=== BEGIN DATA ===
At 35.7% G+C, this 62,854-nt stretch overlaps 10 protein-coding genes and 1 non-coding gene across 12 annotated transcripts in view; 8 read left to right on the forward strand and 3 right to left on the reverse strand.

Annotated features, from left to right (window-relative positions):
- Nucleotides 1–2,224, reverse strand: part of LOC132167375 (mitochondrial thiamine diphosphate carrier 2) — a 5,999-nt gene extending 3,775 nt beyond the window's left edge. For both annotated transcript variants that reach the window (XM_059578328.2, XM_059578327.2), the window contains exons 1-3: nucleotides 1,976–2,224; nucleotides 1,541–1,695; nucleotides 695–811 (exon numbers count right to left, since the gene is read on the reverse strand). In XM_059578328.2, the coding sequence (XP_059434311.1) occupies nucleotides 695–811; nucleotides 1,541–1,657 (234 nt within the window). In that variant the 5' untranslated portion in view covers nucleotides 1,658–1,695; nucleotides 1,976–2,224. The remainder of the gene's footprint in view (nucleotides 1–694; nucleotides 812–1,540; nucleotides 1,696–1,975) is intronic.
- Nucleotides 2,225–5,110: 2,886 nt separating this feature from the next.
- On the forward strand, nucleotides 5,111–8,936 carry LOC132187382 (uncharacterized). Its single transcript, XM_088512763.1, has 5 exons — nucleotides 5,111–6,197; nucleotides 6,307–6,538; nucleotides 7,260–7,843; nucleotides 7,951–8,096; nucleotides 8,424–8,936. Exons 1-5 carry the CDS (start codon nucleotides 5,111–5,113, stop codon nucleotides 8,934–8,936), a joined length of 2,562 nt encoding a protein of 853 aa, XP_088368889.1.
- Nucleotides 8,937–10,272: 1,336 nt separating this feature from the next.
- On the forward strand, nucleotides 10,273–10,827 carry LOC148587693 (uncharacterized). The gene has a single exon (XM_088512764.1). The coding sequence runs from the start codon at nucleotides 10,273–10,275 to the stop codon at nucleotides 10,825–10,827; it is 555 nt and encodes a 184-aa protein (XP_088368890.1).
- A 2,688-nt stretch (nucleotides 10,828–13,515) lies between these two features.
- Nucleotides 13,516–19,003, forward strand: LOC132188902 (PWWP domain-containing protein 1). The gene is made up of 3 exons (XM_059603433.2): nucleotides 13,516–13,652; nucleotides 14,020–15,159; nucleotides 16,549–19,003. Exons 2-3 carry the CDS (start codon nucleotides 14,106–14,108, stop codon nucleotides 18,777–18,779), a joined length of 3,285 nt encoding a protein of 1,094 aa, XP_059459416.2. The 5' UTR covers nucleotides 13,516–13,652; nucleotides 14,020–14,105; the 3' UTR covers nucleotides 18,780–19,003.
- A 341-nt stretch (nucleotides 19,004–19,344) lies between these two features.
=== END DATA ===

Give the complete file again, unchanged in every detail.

At 35.7% G+C, this 62,854-nt stretch overlaps 10 protein-coding genes and 1 non-coding gene across 12 annotated transcripts in view; 8 read left to right on the forward strand and 3 right to left on the reverse strand.

Annotated features, from left to right (window-relative positions):
- Nucleotides 1–2,224, reverse strand: part of LOC132167375 (mitochondrial thiamine diphosphate carrier 2) — a 5,999-nt gene extending 3,775 nt beyond the window's left edge. For both annotated transcript variants that reach the window (XM_059578328.2, XM_059578327.2), the window contains exons 1-3: nucleotides 1,976–2,224; nucleotides 1,541–1,695; nucleotides 695–811 (exon numbers count right to left, since the gene is read on the reverse strand). In XM_059578328.2, the coding sequence (XP_059434311.1) occupies nucleotides 695–811; nucleotides 1,541–1,657 (234 nt within the window). In that variant the 5' untranslated portion in view covers nucleotides 1,658–1,695; nucleotides 1,976–2,224. The remainder of the gene's footprint in view (nucleotides 1–694; nucleotides 812–1,540; nucleotides 1,696–1,975) is intronic.
- Nucleotides 2,225–5,110: 2,886 nt separating this feature from the next.
- On the forward strand, nucleotides 5,111–8,936 carry LOC132187382 (uncharacterized). Its single transcript, XM_088512763.1, has 5 exons — nucleotides 5,111–6,197; nucleotides 6,307–6,538; nucleotides 7,260–7,843; nucleotides 7,951–8,096; nucleotides 8,424–8,936. Exons 1-5 carry the CDS (start codon nucleotides 5,111–5,113, stop codon nucleotides 8,934–8,936), a joined length of 2,562 nt encoding a protein of 853 aa, XP_088368889.1.
- Nucleotides 8,937–10,272: 1,336 nt separating this feature from the next.
- On the forward strand, nucleotides 10,273–10,827 carry LOC148587693 (uncharacterized). The gene has a single exon (XM_088512764.1). The coding sequence runs from the start codon at nucleotides 10,273–10,275 to the stop codon at nucleotides 10,825–10,827; it is 555 nt and encodes a 184-aa protein (XP_088368890.1).
- A 2,688-nt stretch (nucleotides 10,828–13,515) lies between these two features.
- Nucleotides 13,516–19,003, forward strand: LOC132188902 (PWWP domain-containing protein 1). The gene is made up of 3 exons (XM_059603433.2): nucleotides 13,516–13,652; nucleotides 14,020–15,159; nucleotides 16,549–19,003. Exons 2-3 carry the CDS (start codon nucleotides 14,106–14,108, stop codon nucleotides 18,777–18,779), a joined length of 3,285 nt encoding a protein of 1,094 aa, XP_059459416.2. The 5' UTR covers nucleotides 13,516–13,652; nucleotides 14,020–14,105; the 3' UTR covers nucleotides 18,780–19,003.
- A 341-nt stretch (nucleotides 19,004–19,344) lies between these two features.